While Maoz’s opposition to easy-believism is laudable, I would suggest that too great emphasis on the need for “pleading” and “shame and sorrow” risks excluding from the body of Christ all among us whose emotions do not run to extremes. Sincere repentance is evidenced, not by intensity of emotion, but by tangible change in the repenting individual over time. A sincere awareness of the seriousness of one’s sin and a sincere desire to forsake that sin in submission to God may or may not be accompanied by strong feelings of “shame” and “sorrow,” it seems to me. Some among us simply don’t have such strong emotions to offer. Please don’t exclude them from the Church because their repentance is less tearful, or their performance of Christian duties less enthusiastic, than you think it should be. I suspect that more than a few sincere but unemotional Christians live on the margins of their congregations (if they have yet to forsake them entirely) because they are not wired for the kind of emotion those congregation, like Maoz, require.
Item 2. Among Prophet on the Run‘s positive qualities is Maoz’s uncompromisingly scriptural, and so Reformed (Calvinist), understanding of God’s sovereignty. God, Maoz observes, “rules over everything, his will is carried out in every event and circumstance” (39). “Ultimately,” he adds, “all that exists executes God’s will, even if they are unwitting and unwilling” (51). And again: “The will of God will be carried out—inevitably!” (61). We humans, Maoz makes clear (and shows taught by the book of Jonah), have no right “to think that God must for some reason meet our moral standards,” to challenge his freedom “to forgive one and to condemn another for his sin,” or to “think it unjust for God to prefer one individual or nation over another” (86). “After all,” he points out, “there were many sinful cities in Jonah’s day, but Jonah was only sent to Nineveh” (Ibid.).
Indeed, God is sovereign even in the decision of individuals to persist in rebellion or to submit to his will. The popular notion that God is a “gentleman” who would never “force” anyone to do anything is, Maoz emphasizes, wholly unscriptural. “Who,” he asks, “says that God does not force us to obey him? When he wants to, he forces his will on us. Note what he did to bring Jonah to obey him” (56). If we are among those God has chosen to save, Maoz urges upon us this awareness: “God is stubborn in his love and will not leave us in our sins” (89). Further: “Salvation is wholly an act of God. Faith and repentance are also his gifts, the product of the saving work of the Holy Spirit” (79).
Unfortunately, Maoz, like all too many faithful Reformed people, makes some assertions that fail to mesh with one another and suggests that God’s freedom might extend even to violation of logic. On the last point, Maoz asserts that “Christians are people who ask questions, who wonder after the nature of things and events. But they never think they have the right to expect God to act according to their logic or prove to them the wisdom and justice of his deeds” (86-7). While it is certainly true that humans have no right to question the morality, wisdom, or justice of God’s actions, suggesting that God might act out of accord with “their logic” is an unfortunate (and I think dangerous) way of speaking. Logic, like true morality, is not a person-relative thing, where humans might have one logic and God might have another; rather, logic (like true morality) is an expression of God’s character. If God’s actions contradict one’s understanding of morality, one has not yet properly grasped true morality; if God’s actions strike one as illogical, one misunderstands either those actions or logic or both. Saying that God in such instances violates one’s “morality” or one’s “logic” has an unfortunate tendency to suggest morality or logic are not univocal absolutes expressing God’s unchanging character. Suggesting this is at best unhelpful, at worse dangerous. I dream of a day when Reformed (and all) Christians will overcome their tendency to employ this manner of speaking.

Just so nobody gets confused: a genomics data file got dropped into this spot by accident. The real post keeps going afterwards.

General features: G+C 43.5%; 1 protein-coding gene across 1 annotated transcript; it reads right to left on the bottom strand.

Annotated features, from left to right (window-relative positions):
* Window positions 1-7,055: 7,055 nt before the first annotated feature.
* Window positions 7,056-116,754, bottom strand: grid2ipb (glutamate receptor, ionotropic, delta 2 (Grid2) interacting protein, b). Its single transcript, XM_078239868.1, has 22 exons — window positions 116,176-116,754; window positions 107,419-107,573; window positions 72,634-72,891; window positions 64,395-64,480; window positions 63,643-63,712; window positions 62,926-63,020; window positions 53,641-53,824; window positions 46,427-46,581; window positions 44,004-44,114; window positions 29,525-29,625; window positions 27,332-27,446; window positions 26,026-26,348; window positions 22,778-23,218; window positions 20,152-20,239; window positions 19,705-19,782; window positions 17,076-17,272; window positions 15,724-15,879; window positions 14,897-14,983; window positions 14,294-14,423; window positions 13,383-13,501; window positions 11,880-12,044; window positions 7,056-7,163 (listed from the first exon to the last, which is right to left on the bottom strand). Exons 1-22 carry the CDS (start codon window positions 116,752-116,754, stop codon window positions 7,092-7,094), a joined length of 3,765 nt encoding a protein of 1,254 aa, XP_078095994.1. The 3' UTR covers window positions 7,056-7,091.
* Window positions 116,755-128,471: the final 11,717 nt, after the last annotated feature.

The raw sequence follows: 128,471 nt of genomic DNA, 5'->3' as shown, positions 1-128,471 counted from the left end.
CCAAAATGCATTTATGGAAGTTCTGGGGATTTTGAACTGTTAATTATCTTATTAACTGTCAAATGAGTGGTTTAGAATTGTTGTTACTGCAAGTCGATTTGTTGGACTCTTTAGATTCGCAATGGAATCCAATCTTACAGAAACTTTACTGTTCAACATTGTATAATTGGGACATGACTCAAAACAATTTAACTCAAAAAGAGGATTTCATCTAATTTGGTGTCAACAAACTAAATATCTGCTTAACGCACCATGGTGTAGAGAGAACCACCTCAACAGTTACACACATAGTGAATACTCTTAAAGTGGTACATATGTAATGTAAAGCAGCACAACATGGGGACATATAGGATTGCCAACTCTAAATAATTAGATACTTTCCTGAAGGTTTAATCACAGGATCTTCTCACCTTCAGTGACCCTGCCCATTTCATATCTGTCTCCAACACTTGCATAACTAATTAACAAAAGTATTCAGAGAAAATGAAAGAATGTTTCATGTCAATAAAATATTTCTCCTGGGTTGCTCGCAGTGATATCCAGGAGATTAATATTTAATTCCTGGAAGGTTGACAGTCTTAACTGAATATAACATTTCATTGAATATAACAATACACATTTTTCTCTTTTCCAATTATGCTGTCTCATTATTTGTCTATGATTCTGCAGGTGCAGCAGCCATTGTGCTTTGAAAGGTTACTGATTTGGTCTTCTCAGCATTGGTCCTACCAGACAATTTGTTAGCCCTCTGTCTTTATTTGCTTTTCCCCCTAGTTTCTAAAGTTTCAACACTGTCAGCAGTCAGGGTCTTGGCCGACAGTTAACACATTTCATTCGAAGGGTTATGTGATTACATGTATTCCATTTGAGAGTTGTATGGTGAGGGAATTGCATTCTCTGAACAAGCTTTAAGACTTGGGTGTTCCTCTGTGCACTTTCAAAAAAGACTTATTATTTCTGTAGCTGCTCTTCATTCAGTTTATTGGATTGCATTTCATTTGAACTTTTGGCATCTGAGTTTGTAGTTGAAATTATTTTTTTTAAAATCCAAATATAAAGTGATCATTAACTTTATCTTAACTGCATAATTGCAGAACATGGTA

As for “assertions that fail to mesh with one another,” Maoz trips a bit when bringing together his acceptance of God’s absolute sovereignty and his description of what God “wants” when it comes to the salvation of human individuals. He writes: “God wants people to turn from their evil ways and return from the violence which is in their hands; he wants them to mend their lifestyles according to his word” (79-80). Now, are the “people” and “them” here referred to all individuals without exception, as the average reader would assume from Maoz’s wording, or only those specially chosen out by God for salvation (“the elect”)? In one instance, Maoz seems to say “all individuals”: “the God of Israel created the inhabitants of Nineveh and all who live in this world. They all belong to him….He will be glorified in them all, and he desires the salvation of them all” (92). In another, however, his meaning seems otherwise: “God is Lord of all nations and of all people. He cares for each one and from them all he chooses those who will be saved. We must learn to love as God loves, and to incorporate all mankind within our loving embrace” (94). Does God “desire” or “want” the salvation of all individuals, as the first statement suggests, or, in accord with the second statement, does he only “desire” or “want” that every group (nation or people) should have some saved representatives in it? Since “The will of God will be carried out—inevitably!” (61), it seems wrong to say God “wants” or “desires” anything that will not ultimately come to pass, such as the salvation of every individual without exception. I assume this means that where Maoz seems to suggest that God “desires” the salvation of every individual, his wording is just less clear than it should be. However, Maoz’s seeming suggestion that God is not constrained by logic and so can do what is (so far as any human can perceive) contradictory, leaves open the possibility that Maoz means to teach that God in fact “wants” two sets of contradictory things, one set of which happens (only the elect are saved), and one of which doesn’t (everyone is saved). Prophet on the Run‘s current wording leaves us with an unresolved and uncomfortable contradiction. If ever he prepares a new edition, I hope Maoz will correct this.